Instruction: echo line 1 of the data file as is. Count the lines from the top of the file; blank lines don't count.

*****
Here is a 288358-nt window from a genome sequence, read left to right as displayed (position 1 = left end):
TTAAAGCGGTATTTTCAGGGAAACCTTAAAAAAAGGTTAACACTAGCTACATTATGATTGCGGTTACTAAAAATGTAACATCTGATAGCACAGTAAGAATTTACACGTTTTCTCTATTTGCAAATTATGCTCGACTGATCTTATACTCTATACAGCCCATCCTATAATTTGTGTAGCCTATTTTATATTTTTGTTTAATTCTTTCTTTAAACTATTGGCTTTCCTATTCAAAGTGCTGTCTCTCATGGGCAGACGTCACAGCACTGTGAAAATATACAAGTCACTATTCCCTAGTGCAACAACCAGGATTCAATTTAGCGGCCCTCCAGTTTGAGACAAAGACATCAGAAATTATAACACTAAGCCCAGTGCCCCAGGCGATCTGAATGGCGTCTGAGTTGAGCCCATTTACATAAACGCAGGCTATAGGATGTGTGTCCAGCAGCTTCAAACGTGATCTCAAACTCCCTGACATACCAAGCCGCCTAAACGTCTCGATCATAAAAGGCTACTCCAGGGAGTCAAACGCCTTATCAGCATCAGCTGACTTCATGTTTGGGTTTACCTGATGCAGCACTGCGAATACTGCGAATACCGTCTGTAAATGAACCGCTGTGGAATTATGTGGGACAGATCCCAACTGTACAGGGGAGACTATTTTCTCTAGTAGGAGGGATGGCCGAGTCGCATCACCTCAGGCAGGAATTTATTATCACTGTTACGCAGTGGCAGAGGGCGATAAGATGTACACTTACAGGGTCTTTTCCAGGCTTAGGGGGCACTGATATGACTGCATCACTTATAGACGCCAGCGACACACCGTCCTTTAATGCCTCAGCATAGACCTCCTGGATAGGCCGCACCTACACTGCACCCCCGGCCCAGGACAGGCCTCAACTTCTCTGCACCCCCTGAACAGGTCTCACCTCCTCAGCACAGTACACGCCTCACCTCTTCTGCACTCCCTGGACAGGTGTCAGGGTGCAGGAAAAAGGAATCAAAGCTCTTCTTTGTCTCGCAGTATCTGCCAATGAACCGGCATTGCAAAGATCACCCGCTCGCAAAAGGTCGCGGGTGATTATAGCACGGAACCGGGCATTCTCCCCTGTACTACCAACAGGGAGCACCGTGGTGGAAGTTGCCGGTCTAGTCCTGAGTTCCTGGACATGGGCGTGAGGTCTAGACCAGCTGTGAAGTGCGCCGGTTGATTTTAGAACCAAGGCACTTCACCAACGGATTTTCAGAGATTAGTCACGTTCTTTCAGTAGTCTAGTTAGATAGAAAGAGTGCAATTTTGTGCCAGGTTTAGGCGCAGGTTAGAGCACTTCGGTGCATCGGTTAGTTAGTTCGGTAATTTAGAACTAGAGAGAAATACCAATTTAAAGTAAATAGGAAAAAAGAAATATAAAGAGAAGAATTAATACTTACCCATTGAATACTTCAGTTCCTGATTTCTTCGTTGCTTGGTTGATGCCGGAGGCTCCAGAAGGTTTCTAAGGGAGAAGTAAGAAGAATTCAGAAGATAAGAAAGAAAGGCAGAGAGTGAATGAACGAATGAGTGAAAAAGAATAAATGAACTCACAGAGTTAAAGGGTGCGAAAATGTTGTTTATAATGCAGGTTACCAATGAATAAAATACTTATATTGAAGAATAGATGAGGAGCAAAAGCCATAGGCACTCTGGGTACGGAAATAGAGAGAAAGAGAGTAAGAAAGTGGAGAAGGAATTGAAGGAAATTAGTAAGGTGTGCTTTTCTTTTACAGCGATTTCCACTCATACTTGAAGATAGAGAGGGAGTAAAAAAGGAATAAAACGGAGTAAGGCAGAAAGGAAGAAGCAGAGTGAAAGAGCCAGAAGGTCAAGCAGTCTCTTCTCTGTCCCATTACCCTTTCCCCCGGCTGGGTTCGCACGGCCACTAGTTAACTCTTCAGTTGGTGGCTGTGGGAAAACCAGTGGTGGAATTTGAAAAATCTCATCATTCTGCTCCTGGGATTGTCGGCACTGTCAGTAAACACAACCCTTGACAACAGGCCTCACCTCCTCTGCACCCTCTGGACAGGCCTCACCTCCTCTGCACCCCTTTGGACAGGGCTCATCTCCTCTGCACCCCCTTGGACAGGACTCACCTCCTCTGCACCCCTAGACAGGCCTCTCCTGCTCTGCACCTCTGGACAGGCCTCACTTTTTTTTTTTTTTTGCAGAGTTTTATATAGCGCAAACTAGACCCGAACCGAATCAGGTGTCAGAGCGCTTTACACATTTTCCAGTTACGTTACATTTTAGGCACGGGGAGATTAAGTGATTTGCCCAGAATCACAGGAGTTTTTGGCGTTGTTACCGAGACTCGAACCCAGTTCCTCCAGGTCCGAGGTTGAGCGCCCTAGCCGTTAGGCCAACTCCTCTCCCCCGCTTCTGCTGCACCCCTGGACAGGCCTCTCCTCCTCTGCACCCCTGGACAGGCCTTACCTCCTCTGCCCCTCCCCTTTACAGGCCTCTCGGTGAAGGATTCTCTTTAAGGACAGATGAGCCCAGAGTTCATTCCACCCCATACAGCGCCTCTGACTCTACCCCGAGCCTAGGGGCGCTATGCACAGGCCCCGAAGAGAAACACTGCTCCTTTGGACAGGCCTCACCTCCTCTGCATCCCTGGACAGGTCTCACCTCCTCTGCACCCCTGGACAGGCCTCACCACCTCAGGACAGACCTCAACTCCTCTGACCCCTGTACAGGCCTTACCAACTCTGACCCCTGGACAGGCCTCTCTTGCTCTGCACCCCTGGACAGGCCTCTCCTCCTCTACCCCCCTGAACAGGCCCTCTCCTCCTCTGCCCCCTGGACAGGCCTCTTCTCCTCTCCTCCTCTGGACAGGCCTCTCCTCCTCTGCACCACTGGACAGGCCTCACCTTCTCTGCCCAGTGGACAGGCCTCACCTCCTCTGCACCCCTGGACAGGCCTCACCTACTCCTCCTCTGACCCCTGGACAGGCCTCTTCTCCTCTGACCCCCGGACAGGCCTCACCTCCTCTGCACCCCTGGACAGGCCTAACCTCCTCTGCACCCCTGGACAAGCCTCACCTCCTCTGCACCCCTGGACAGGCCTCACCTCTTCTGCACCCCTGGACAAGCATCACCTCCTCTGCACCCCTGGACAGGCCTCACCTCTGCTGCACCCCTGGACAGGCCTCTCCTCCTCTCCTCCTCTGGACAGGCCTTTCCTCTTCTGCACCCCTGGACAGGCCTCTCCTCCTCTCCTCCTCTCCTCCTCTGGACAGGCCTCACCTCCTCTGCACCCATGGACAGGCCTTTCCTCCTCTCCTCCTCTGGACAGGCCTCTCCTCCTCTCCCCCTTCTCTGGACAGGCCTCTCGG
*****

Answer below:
Here is a 288358-nt window from a genome sequence, read left to right as displayed (position 1 = left end):